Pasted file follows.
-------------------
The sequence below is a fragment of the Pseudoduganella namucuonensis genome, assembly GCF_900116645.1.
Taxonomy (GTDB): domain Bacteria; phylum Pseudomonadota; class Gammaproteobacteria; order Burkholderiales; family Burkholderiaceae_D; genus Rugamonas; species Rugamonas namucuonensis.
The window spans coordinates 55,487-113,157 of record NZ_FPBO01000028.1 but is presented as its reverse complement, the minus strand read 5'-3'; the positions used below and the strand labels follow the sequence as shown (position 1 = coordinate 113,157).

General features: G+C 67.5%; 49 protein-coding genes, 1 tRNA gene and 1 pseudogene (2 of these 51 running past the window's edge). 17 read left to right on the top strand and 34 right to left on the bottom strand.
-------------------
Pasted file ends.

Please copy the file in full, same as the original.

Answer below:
The sequence below is a fragment of the Pseudoduganella namucuonensis genome, assembly GCF_900116645.1.
Taxonomy (GTDB): domain Bacteria; phylum Pseudomonadota; class Gammaproteobacteria; order Burkholderiales; family Burkholderiaceae_D; genus Rugamonas; species Rugamonas namucuonensis.
The window spans coordinates 55,487-113,157 of record NZ_FPBO01000028.1 but is presented as its reverse complement, the minus strand read 5'-3'; the positions used below and the strand labels follow the sequence as shown (position 1 = coordinate 113,157).

General features: G+C 67.5%; 49 protein-coding genes, 1 tRNA gene and 1 pseudogene (2 of these 51 running past the window's edge). 17 read left to right on the top strand and 34 right to left on the bottom strand.